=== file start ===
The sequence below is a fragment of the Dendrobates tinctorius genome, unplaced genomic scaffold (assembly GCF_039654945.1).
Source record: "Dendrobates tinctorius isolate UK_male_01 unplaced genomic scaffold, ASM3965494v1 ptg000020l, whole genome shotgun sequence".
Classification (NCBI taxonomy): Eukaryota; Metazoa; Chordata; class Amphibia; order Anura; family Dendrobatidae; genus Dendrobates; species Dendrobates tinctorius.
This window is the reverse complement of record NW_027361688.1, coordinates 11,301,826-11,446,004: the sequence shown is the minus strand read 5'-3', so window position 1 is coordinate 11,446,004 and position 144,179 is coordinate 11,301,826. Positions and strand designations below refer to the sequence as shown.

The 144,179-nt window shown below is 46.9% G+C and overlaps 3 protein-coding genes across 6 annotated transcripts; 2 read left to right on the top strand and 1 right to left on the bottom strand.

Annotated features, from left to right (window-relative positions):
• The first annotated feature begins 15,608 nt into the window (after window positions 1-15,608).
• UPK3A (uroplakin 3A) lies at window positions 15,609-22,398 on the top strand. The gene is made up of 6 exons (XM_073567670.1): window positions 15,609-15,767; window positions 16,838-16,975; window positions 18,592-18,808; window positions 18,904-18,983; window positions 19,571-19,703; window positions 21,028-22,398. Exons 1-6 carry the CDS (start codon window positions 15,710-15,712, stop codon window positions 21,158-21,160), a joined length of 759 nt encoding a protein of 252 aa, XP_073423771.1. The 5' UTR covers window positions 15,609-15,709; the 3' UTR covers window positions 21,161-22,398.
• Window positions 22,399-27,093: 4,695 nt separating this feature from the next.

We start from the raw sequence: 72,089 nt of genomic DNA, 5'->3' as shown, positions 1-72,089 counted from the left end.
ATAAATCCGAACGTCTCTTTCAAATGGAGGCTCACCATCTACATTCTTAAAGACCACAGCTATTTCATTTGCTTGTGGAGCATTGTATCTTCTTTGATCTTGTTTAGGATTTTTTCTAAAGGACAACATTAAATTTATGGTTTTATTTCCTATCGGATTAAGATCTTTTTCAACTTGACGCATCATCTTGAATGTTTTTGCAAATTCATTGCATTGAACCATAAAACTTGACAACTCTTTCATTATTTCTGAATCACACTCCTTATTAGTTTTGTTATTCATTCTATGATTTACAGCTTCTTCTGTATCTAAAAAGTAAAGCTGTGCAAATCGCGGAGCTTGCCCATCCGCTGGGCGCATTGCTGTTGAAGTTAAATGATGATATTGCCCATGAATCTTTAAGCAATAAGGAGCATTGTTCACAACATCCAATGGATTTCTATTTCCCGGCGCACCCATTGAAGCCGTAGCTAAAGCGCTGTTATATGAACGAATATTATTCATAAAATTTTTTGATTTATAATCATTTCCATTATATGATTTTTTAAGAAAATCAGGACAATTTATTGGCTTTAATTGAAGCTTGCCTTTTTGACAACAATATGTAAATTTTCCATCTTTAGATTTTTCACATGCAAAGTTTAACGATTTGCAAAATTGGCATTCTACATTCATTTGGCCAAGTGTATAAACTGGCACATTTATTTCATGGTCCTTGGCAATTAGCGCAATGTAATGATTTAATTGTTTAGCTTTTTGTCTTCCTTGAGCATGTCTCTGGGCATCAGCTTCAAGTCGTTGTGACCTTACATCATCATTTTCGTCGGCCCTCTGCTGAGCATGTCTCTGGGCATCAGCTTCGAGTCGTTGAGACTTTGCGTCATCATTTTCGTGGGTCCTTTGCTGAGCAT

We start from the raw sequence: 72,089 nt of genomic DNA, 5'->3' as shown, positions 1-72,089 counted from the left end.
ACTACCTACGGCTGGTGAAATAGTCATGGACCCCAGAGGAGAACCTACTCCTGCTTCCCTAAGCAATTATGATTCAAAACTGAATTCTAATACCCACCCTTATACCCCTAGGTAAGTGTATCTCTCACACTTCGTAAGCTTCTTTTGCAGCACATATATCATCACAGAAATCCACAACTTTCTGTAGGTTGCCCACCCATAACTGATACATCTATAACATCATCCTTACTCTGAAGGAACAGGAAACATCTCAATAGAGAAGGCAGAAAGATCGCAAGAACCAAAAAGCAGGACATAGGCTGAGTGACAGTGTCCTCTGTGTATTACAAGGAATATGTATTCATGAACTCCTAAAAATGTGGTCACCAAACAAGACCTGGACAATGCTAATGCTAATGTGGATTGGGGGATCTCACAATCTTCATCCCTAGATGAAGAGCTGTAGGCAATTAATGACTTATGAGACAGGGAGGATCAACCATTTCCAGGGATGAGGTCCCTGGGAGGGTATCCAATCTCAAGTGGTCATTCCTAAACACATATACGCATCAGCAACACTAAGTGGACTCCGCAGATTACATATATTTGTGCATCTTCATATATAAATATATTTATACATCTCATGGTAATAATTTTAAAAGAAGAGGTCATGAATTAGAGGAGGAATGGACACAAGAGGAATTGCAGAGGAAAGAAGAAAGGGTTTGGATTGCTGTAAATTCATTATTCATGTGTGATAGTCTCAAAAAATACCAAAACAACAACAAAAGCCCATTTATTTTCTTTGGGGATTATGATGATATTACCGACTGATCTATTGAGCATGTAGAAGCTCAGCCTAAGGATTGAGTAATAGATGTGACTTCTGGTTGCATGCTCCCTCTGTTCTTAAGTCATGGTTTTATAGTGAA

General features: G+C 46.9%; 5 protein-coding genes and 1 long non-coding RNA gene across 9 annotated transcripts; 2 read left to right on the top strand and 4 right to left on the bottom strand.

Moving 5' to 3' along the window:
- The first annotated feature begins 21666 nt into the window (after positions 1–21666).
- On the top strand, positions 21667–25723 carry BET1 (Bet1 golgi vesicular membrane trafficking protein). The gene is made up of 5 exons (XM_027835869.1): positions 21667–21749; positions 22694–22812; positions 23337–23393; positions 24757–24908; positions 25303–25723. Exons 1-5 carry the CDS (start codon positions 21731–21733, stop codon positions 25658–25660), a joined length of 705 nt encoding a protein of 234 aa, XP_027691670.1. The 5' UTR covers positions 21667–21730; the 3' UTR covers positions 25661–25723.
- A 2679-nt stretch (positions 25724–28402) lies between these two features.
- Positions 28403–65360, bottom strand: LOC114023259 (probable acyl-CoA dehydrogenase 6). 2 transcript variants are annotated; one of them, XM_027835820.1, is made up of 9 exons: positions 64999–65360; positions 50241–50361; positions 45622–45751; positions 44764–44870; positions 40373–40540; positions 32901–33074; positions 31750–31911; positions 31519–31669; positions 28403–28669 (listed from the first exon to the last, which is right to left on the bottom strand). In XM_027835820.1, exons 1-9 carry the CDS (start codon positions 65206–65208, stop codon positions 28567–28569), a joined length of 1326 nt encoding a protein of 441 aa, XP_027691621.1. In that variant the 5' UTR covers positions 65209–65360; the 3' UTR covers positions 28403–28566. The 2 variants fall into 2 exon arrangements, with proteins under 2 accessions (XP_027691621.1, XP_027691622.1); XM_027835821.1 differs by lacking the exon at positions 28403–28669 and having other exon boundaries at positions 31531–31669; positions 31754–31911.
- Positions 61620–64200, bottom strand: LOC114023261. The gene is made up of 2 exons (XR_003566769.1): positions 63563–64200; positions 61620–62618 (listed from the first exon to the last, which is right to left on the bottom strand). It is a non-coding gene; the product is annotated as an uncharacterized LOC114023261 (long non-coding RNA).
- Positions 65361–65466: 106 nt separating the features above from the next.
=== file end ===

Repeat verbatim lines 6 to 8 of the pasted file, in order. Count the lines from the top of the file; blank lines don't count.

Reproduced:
Annotated features, from left to right (window-relative positions):
• The first annotated feature begins 15,608 nt into the window (after window positions 1-15,608).
• UPK3A (uroplakin 3A) lies at window positions 15,609-22,398 on the top strand. The gene is made up of 6 exons (XM_073567670.1): window positions 15,609-15,767; window positions 16,838-16,975; window positions 18,592-18,808; window positions 18,904-18,983; window positions 19,571-19,703; window positions 21,028-22,398. Exons 1-6 carry the CDS (start codon window positions 15,710-15,712, stop codon window positions 21,158-21,160), a joined length of 759 nt encoding a protein of 252 aa, XP_073423771.1. The 5' UTR covers window positions 15,609-15,709; the 3' UTR covers window positions 21,161-22,398.